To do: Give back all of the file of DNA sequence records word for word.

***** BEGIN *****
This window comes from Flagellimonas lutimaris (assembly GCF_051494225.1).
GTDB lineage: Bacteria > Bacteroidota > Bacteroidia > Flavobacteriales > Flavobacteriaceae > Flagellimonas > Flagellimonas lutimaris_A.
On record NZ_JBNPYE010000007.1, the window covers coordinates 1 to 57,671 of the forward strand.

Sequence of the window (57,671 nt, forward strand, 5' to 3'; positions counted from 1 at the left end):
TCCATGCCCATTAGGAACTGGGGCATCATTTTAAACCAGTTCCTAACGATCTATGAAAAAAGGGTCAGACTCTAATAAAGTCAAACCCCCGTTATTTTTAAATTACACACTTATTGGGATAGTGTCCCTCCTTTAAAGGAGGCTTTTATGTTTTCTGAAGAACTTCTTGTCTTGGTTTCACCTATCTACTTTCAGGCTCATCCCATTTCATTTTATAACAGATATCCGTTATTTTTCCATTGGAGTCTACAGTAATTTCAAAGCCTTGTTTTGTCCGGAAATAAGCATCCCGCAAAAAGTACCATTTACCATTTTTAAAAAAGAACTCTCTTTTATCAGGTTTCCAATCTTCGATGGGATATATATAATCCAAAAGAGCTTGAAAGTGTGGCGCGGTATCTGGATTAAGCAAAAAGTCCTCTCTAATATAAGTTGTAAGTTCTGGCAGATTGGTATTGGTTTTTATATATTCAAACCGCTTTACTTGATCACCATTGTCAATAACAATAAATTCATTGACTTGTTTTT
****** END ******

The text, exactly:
This window comes from Flagellimonas lutimaris (assembly GCF_051494225.1).
GTDB lineage: Bacteria > Bacteroidota > Bacteroidia > Flavobacteriales > Flavobacteriaceae > Flagellimonas > Flagellimonas lutimaris_A.
On record NZ_JBNPYE010000007.1, the window covers coordinates 1 to 57,671 of the forward strand.

Sequence of the window (57,671 nt, forward strand, 5' to 3'; positions counted from 1 at the left end):
TCCATGCCCATTAGGAACTGGGGCATCATTTTAAACCAGTTCCTAACGATCTATGAAAAAAGGGTCAGACTCTAATAAAGTCAAACCCCCGTTATTTTTAAATTACACACTTATTGGGATAGTGTCCCTCCTTTAAAGGAGGCTTTTATGTTTTCTGAAGAACTTCTTGTCTTGGTTTCACCTATCTACTTTCAGGCTCATCCCATTTCATTTTATAACAGATATCCGTTATTTTTCCATTGGAGTCTACAGTAATTTCAAAGCCTTGTTTTGTCCGGAAATAAGCATCCCGCAAAAAGTACCATTTACCATTTTTAAAAAAGAACTCTCTTTTATCAGGTTTCCAATCTTCGATGGGATATATATAATCCAAAAGAGCTTGAAAGTGTGGCGCGGTATCTGGATTAAGCAAAAAGTCCTCTCTAATATAAGTTGTAAGTTCTGGCAGATTGGTATTGGTTTTTATATATTCAAACCGCTTTACTTGATCACCATTGTCAATAACAATAAATTCATTGACTTGTTTTT